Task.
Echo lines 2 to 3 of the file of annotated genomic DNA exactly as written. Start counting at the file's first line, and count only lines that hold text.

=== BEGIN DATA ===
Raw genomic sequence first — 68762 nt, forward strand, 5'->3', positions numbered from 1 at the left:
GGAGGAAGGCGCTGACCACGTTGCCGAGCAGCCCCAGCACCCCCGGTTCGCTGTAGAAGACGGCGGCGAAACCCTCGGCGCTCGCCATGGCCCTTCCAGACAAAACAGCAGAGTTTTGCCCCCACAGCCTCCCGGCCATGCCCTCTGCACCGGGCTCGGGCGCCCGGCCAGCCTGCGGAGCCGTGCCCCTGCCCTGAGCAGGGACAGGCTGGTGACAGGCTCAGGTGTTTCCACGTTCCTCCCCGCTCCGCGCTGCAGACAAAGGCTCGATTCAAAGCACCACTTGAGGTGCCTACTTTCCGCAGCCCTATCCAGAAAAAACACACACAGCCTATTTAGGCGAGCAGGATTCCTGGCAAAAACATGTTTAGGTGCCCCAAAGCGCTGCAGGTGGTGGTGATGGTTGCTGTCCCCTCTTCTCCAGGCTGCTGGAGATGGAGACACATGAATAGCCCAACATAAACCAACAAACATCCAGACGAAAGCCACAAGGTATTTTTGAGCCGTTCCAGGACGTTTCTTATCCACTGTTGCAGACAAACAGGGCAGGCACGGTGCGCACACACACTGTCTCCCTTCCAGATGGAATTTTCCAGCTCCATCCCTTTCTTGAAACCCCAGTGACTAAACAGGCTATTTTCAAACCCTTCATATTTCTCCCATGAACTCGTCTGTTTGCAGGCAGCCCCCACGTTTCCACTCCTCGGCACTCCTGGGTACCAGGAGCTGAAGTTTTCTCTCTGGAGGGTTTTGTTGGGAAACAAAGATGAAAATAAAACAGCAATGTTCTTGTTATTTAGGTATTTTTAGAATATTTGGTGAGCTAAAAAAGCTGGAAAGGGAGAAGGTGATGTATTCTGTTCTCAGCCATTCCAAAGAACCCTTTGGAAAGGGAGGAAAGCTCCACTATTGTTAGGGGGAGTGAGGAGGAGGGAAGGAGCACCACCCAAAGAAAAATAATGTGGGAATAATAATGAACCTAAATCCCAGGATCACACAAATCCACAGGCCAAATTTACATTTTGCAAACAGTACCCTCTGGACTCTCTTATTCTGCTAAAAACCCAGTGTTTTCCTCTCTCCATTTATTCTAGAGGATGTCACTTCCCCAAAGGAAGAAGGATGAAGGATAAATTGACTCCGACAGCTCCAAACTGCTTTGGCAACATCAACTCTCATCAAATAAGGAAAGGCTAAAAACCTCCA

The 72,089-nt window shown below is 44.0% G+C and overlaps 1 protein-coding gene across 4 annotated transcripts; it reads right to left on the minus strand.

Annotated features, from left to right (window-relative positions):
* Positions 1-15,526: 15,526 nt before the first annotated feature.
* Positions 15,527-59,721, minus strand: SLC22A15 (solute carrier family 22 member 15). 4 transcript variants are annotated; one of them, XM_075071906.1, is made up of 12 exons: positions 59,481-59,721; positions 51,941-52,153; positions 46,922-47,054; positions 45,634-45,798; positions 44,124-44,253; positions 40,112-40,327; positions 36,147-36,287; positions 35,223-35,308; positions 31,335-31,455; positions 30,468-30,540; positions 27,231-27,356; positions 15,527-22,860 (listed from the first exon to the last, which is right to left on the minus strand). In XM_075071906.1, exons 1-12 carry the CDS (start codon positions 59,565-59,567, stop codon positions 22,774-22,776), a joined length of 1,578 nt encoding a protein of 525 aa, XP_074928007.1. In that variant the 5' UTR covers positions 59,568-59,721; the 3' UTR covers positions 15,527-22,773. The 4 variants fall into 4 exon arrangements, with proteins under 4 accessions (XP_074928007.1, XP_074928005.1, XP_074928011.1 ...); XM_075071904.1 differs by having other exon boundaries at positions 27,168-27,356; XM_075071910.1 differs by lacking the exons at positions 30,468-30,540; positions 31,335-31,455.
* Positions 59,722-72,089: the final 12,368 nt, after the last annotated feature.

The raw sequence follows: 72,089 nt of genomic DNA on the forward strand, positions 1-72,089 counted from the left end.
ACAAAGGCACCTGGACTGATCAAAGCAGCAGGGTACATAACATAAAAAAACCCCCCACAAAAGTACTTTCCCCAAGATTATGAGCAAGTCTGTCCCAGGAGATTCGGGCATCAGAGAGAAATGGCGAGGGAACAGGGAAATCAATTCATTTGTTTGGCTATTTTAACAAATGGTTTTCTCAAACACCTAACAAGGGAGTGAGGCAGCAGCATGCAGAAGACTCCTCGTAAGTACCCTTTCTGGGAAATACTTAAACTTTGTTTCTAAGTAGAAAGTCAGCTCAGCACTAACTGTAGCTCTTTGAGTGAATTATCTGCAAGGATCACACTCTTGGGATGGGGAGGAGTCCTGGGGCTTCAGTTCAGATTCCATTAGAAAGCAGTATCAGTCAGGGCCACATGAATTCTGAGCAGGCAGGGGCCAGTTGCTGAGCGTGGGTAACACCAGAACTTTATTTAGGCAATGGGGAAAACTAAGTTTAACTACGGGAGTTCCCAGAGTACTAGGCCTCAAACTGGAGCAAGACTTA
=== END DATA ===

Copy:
GGAGGAAGGCGCTGACCACGTTGCCGAGCAGCCCCAGCACCCCCGGTTCGCTGTAGAAGACGGCGGCGAAACCCTCGGCGCTCGCCATGGCCCTTCCAGACAAAACAGCAGAGTTTTGCCCCCACAGCCTCCCGGCCATGCCCTCTGCACCGGGCTCGGGCGCCCGGCCAGCCTGCGGAGCCGTGCCCCTGCCCTGAGCAGGGACAGGCTGGTGACAGGCTCAGGTGTTTCCACGTTCCTCCCCGCTCCGCGCTGCAGACAAAGGCTCGATTCAAAGCACCACTTGAGGTGCCTACTTTCCGCAGCCCTATCCAGAAAAAACACACACAGCCTATTTAGGCGAGCAGGATTCCTGGCAAAAACATGTTTAGGTGCCCCAAAGCGCTGCAGGTGGTGGTGATGGTTGCTGTCCCCTCTTCTCCAGGCTGCTGGAGATGGAGACACATGAATAGCCCAACATAAACCAACAAACATCCAGACGAAAGCCACAAGGTATTTTTGAGCCGTTCCAGGACGTTTCTTATCCACTGTTGCAGACAAACAGGGCAGGCACGGTGCGCACACACACTGTCTCCCTTCCAGATGGAATTTTCCAGCTCCATCCCTTTCTTGAAACCCCAGTGACTAAACAGGCTATTTTCAAACCCTTCATATTTCTCCCATGAACTCGTCTGTTTGCAGGCAGCCCCCACGTTTCCACTCCTCGGCACTCCTGGGTACCAGGAGCTGAAGTTTTCTCTCTGGAGGGTTTTGTTGGGAAACAAAGATGAAAATAAAACAGCAATGTTCTTGTTATTTAGGTATTTTTAGAATATTTGGTGAGCTAAAAAAGCTGGAAAGGGAGAAGGTGATGTATTCTGTTCTCAGCCATTCCAAAGAACCCTTTGGAAAGGGAGGAAAGCTCCACTATTGTTAGGGGGAGTGAGGAGGAGGGAAGGAGCACCACCCAAAGAAAAATAATGTGGGAATAATAATGAACCTAAATCCCAGGATCACACAAATCCACAGGCCAAATTTACATTTTGCAAACAGTACCCTCTGGACTCTCTTATTCTGCTAAAAACCCAGTGTTTTCCTCTCTCCATTTATTCTAGAGGATGTCACTTCCCCAAAGGAAGAAGGATGAAGGATAAATTGACTCCGACAGCTCCAAACTGCTTTGGCAACATCAACTCTCATCAAATAAGGAAAGGCTAAAAACCTCCA

The 72,089-nt window shown below is 44.0% G+C and overlaps 1 protein-coding gene across 4 annotated transcripts; it reads right to left on the minus strand.